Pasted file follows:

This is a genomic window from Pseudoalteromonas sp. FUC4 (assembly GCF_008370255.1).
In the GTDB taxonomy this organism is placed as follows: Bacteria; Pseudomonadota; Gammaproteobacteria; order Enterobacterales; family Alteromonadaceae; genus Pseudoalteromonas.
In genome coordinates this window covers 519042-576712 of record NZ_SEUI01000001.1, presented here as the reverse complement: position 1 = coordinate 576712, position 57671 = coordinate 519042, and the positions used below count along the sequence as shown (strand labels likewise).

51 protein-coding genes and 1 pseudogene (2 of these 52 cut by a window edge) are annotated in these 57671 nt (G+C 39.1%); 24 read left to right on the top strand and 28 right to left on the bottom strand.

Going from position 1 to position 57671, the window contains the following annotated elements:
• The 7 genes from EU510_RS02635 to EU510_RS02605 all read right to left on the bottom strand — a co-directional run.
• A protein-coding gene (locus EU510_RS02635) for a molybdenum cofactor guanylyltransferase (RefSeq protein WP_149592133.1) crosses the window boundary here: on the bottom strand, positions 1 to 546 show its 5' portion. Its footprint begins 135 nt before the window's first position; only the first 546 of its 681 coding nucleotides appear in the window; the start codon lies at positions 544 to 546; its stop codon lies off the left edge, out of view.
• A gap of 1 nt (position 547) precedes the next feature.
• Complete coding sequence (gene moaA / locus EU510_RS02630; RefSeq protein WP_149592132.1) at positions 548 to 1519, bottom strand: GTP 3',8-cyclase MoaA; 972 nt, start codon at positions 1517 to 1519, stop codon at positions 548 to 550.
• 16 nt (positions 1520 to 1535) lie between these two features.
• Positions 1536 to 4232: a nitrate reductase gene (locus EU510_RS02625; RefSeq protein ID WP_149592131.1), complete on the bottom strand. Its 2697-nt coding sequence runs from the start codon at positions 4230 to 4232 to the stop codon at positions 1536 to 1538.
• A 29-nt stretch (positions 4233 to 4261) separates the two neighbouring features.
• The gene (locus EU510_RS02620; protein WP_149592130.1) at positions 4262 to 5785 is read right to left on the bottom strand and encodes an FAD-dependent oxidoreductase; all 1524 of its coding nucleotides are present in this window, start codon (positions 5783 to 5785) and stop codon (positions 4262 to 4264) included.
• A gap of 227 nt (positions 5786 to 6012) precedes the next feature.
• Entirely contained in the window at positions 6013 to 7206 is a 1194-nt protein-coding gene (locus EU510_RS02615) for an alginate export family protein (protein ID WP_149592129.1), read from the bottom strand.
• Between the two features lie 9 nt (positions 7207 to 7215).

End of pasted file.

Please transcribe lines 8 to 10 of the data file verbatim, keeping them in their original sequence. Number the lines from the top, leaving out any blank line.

• A gap of 1 nt (position 547) precedes the next feature.
• Complete coding sequence (gene moaA / locus EU510_RS02630; RefSeq protein WP_149592132.1) at positions 548 to 1519, bottom strand: GTP 3',8-cyclase MoaA; 972 nt, start codon at positions 1517 to 1519, stop codon at positions 548 to 550.
• 16 nt (positions 1520 to 1535) lie between these two features.